With unreceived containers piling up and hampering the work of much-reduced personnel, Cat Lai Port in Ho Chi Minh City has thrown in the towel and requested that importers readjust the shipping routes to alternative destinations.
|Cat Lai Port |
A key international seaport of the Southern Key Economic Region, Cat Lai Port temporarily suspended receiving imported goods from enterprises that are suspending operations due to COVID-19 as well as goods that occupy large yard space. Shipping lines and agents have been directed to adjust the destination of their shipments to Tan Cang-Cai Mep International Port, Tan Cang-Cai Mep Thi Vai Port, or Tan Cang Hiep Phuoc Port and inland container depots.
According to the Ministry of Industry and Trade, Cat Lai Port made the announcement after reaching its full capacity to clear up its immense backlog amid a critical shortage of workers as due to sporadic F0 and F1 cases, port personnel has been slashed by half.
Prior to the suspension, cargo capacity has dropped from 13-14 to 5-7 containers a day due to the congestion and freight transport businesses have been complaining of traffic jams outside the port that makes it impossible to deliver and pick up goods on their contracted times.
In a July market update, Maersk said that due to the escalating situation, containers are only allowed to gate-in 72 hours prior to the estimated departure time of the vessel, often resulting in workloads exceeding trucking capacity. At certain checkpoints, drivers are required to present a negative COVID-19 certificate, racking up costs and waiting times.
Meanwhile, a customer notice by SEKO Logistics also warned of delays in releasing import shipments at Cat Lai and Cai Mep ports because many factories have had to temporarily close and are unable to receive their shipments. This has led to a lack of empty containers to be reused for exports. Trucks moving in and out of lockdown areas also need to strictly follow government health rules and drivers need to show negative test results from the past three or seven days, depending on whether they get a fast test or a PCR test.
Commenting on the current situation, Jan Segers, Vietnam country manager at Noatum Logistics, told VIR, “For the moment, imports due to dock at Cat Lai have been rescheduled to to other ports and inland container depots. Containers for export can still be delivered to Cat Lai. There may be some delays due to checkpoints and road blocks, but all exports can be arranged. We cannot tell if the delays of ocean vessels are due to delays at previous ports – which is the reason most shipping lines cited – or if it is due to reduced productivity in undermanned Vietnamese ports.”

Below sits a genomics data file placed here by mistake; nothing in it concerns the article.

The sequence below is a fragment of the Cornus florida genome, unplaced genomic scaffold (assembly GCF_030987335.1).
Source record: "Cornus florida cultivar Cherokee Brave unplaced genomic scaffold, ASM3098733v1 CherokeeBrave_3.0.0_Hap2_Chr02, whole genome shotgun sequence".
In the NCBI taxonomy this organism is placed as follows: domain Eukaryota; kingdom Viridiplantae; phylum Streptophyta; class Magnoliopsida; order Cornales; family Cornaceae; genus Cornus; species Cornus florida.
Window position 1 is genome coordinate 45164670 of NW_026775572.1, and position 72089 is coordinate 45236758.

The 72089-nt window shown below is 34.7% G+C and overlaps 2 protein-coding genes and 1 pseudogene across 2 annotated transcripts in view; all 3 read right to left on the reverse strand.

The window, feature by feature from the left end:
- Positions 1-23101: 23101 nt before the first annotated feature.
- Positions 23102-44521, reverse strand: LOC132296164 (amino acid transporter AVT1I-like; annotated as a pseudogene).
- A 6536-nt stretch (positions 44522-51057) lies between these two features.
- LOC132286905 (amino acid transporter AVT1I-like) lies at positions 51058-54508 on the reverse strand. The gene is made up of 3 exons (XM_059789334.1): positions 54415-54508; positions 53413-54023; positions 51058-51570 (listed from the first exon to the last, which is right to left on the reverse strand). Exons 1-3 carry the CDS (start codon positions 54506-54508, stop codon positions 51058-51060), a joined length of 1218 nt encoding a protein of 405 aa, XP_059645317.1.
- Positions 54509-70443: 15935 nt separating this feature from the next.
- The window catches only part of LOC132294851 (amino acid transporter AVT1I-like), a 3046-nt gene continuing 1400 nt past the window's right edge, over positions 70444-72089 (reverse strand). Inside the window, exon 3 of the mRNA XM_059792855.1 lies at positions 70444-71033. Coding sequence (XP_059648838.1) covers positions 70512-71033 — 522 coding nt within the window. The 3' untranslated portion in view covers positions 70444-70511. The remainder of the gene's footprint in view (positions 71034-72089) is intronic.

Over the past few days, businesses have been rushing to find alternative ports for their imported goods after Cat Lai Port announced to temporarily stop receiving imported containers.
A representative of one furniture chain said that the company was waiting for several containers to dock at the port when they received the news. The announcement forced the company to transfer the containers to other ports, affecting delivery and production schedule as well as incurring additional costs for transport and storage.
Another company from the southern province of Binh Duong currently has nearly 60 import containers at Cat Lai Port which they cannot move due to a shortage of drivers amid the pandemic.
According to Stephen Olson, research fellow at the Hinrich Foundation, disruptions at major ports are inevitable amid the spike in COVID-19 infections. While the local authorities and businesses are taking the steps they find necessary to ensure public safety, there will undoubtedly be significant and unavoidable economic costs. Even when infection rates start to ease, it will take quite some time to clear up the backlogs.
“Businesses will have no choice but to try their best to adjust to the port disruptions,” he said. “Some companies are beginning to increasingly rely on air freight but obviously that is an expensive option that will not always be feasible. These headaches will be compounded for labour-intensive industries which are finding their workforces disrupted by the pandemic and lockdown restrictions. Companies might also struggle to find available warehouses to store their products which cannot be shipped at the present time. The labour and port disruptions will have a ripple effect across the business environment.”
By Olivia Bui